25 March 2017 - 27 Adar 5777 - כ"ז אדר ה' אלפים תשע"ז
Chinese-speaking tour guides E-mail

With Chinese tourism to Israel increasing, Israel’s Ministry of Tourism is looking to university students to fill its lack of Chinese-speaking tour guides.

The ministry is offering a grant of nearly US$4,000 to each undergraduate or graduate student of East Asia Studies who undergoes the rigorous tour-guide course and becomes licensed to lead Chinese groups.

Israel’s Tourism Ministry reports that tourism from China grew 43% from 2014 to 2015. It estimates that 100,000 residents of China will visit Israel by 2018.

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Israeli embassy in Vietnam carries out humanitarian mission E-mail

Israel’s embassy in Vietnam, together with the local Family Medical Practice network, recently carried out a seven-day humanitarian mission to one of the country’s poorest areas.

A multinational team comprised of over 120 doctors, nurses and logistics personnel travelled to Kon Tum to offer free medical care and medications, guide the local medical staff in family medicine, provide a modern ultrasound machine to the Kong Plong district hospital, and distribute basic food products and clothing.

The mission, founded by Dr Rafi Kot, touched the lives of over 8,000 people through the provision of essential medical and basic care.

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Holocaust-denying leaflets distributed on university campuses E-mail

Leaflets claiming that the Holocaust never happened were distributed at Australian universities in September. They have been referred to university authorities for investigation, and have led to calls for tougher action against racism on university campuses.

The leaflets asserted that the Nazi genocide against Jewish and other communities during WWII never occurred, and that historical evidence of the Holocaust is “the greatest swindle of all time”. Michael Fisher, national chairman of the Australasian Union of Jewish Students, called the distribution of the leaflets “part of a co-ordinated campaign aimed at intimidating Jewish students and academics”.

“Although the leaflets are closely similar to one another in content and appearance, they have appeared in three slightly different forms, suggesting that there have been three separate print runs,” he said.

Fisher described the leaflets as “toxic propaganda” and “a contemptible attempt to abuse and isolate Jewish students and staff, many of whom lost family in the Holocaust and whose grandparents in Australia are survivors of the genocide”. Fisher identified “neo-Nazi groups” as the most likely authors and distributors of the leaflets.

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Israel has honoured Japan’s “Schindler”, diplomat Chiune Sugihara, by naming a street in Netanya after him.

The Mayor of Netanya, Miriam Fierberg-Ikar, unveiled the new street sign in an official ceremony on 8 June in the presence of Sugihara’s son, Nobuki Sugihara. Ahead of the ceremony, he met with about 50 local residents who survived thanks to his father.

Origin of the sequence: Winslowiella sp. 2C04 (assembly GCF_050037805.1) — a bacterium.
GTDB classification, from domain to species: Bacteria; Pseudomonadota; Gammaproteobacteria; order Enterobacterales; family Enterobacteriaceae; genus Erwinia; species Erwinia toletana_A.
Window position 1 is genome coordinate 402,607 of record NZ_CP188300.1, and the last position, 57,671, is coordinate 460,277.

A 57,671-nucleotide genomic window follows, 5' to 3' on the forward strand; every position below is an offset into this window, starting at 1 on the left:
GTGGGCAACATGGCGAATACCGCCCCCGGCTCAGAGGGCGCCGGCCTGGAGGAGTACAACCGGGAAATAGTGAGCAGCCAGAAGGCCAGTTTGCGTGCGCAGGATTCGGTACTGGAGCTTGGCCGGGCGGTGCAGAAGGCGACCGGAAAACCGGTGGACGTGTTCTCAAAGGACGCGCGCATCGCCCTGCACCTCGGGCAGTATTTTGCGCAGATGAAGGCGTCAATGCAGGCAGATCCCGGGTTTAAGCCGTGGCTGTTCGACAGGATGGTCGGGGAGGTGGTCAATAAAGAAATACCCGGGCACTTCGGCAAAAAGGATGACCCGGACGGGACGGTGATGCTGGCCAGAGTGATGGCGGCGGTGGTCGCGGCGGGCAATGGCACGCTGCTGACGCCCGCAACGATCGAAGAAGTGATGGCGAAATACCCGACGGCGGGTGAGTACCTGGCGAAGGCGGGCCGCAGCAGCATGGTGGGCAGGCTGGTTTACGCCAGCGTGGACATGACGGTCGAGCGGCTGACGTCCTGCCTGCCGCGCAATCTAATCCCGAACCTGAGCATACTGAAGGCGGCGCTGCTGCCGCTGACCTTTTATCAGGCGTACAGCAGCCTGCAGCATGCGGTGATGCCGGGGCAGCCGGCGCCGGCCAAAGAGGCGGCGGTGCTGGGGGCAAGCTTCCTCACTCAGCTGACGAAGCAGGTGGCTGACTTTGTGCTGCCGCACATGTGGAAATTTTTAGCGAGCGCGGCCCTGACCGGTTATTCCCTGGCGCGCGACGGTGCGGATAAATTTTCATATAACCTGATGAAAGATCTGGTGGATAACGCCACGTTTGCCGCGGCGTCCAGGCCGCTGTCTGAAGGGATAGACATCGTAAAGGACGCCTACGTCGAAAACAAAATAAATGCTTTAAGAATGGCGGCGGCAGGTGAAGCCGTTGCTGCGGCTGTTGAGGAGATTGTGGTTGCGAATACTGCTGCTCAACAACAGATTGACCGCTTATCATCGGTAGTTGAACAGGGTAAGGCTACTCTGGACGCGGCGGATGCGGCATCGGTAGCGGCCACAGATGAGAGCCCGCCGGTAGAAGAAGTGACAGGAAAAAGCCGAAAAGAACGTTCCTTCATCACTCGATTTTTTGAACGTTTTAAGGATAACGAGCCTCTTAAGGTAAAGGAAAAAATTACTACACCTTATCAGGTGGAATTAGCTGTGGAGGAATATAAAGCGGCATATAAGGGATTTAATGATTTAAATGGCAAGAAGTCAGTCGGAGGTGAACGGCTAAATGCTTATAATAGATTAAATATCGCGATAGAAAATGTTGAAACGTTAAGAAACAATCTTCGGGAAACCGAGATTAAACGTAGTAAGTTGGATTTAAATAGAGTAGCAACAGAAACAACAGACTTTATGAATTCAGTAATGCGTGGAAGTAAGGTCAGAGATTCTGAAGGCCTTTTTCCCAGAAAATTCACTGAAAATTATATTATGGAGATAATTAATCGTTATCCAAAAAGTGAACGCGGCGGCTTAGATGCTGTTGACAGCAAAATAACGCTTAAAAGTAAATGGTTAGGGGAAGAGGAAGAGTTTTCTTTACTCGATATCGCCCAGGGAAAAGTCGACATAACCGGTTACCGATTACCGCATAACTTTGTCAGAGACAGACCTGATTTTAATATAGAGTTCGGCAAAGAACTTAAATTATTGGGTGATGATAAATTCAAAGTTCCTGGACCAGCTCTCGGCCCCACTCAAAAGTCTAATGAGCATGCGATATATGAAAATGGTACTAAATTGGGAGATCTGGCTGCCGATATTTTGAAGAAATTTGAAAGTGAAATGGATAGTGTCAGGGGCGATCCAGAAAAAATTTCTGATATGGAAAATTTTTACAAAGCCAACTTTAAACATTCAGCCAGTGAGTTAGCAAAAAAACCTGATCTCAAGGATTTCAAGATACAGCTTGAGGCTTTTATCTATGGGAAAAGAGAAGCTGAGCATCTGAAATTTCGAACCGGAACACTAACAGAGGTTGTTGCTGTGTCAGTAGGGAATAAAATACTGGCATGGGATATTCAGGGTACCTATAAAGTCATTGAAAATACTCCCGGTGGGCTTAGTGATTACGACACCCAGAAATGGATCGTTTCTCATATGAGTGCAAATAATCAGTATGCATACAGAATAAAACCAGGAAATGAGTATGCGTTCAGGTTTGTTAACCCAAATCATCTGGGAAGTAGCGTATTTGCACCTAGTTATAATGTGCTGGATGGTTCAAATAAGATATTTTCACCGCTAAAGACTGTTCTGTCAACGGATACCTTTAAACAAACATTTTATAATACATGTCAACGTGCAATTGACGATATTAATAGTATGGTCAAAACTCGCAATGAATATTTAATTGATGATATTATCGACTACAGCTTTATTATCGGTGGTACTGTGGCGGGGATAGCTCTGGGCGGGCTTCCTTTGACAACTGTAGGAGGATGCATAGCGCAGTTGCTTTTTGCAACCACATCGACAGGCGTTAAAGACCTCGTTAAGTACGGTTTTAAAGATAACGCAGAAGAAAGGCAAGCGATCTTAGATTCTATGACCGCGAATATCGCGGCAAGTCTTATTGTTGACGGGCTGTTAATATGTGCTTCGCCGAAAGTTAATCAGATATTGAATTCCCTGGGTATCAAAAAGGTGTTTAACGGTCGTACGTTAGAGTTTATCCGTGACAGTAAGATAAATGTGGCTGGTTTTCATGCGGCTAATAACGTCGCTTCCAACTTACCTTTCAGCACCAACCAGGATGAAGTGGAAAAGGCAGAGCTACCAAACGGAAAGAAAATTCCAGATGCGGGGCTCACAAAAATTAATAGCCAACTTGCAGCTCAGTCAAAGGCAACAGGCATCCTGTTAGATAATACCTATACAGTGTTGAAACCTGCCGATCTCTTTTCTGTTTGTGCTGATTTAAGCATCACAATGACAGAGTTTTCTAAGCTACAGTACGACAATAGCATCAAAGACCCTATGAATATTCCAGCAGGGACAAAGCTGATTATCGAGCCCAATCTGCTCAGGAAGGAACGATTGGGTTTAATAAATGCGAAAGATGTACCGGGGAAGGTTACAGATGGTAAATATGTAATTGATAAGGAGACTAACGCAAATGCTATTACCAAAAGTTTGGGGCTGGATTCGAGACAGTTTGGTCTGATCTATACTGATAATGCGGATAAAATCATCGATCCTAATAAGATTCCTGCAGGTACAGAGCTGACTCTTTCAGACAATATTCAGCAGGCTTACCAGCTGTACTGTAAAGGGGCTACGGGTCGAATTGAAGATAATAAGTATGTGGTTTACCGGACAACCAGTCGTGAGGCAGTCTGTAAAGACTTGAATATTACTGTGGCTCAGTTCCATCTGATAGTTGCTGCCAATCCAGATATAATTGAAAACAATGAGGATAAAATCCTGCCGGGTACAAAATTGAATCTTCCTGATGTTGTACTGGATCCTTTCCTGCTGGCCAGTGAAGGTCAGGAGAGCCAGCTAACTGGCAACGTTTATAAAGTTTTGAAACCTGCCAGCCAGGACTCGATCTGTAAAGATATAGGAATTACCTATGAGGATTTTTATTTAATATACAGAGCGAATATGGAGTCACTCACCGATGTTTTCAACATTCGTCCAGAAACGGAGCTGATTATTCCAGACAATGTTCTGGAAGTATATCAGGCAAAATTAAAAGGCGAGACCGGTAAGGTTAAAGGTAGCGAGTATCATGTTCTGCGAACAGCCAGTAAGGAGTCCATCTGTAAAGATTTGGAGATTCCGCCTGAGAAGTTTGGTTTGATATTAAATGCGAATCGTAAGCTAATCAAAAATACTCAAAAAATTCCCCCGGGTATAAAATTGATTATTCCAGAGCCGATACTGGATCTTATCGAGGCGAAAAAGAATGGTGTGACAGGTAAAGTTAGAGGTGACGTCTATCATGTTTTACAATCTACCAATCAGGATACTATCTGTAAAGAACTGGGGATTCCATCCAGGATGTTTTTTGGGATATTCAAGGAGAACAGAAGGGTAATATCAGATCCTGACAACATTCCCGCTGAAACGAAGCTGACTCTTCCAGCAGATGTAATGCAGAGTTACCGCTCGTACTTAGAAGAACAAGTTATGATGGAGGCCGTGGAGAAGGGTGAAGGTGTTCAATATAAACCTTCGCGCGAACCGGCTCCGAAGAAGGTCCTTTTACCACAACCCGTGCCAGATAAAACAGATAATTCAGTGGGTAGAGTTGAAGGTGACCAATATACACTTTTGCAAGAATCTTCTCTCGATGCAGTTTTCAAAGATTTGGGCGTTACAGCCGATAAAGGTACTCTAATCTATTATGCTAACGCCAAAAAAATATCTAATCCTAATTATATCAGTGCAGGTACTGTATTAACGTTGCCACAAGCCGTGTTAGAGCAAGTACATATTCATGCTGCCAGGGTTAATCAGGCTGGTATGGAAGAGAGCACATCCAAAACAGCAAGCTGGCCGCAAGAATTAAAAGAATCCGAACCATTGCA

During WWII, Chiune Sugihara was a Vice Consul at a Japanese consulate in Lithuania. Against his government’s orders, he helped about 6,000 desperate Jews to escape the war-torn country, the advancing Nazis and almost certain death.

Sugihara began issuing the visas in late July 1940, writing them day and night until he closed the consulate about a month later. Even as he left, he was writing visas and handing them out the window as his train pulled away, bowing and apologising to those who still remained on the platform. Within a year, almost all the Jews in Lithuania had been killed.

Netanya is known as a place where many Jewish people arrived after fleeing from the oppression thanks to visas issued by Sugihara. The plan to build the street marks 30 years since Sugihara’s death.

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Israeli soccer star completes record transfer to Chinese club E-mail

Eran Zahavi completed his record move to Chinese club Guangzhou R&F on 29 June and leaving behind a massive void for his club Maccabi Tel Aviv.

Maccabi will receive US$8 million for Zahavi, the most lucrative transfer ever involving an Israeli club. The 28-year-old will earn an estimated US$12.5 million over the next twoand-a-half years, as well as a US$20,000 bonus for each goal he scores.

Zahavi’s move to Guangzhou looked to be all but complete many weeks ago when the clubs agreed on the transfer fee. However, with his trip to China being delayed by visa and contractual issues, Maccabi made Zahavi an improved offer and he was considering not boarding his flight to Guangzhou. He eventually decided to make the trip after Maccabi refused to meet all of his demands.

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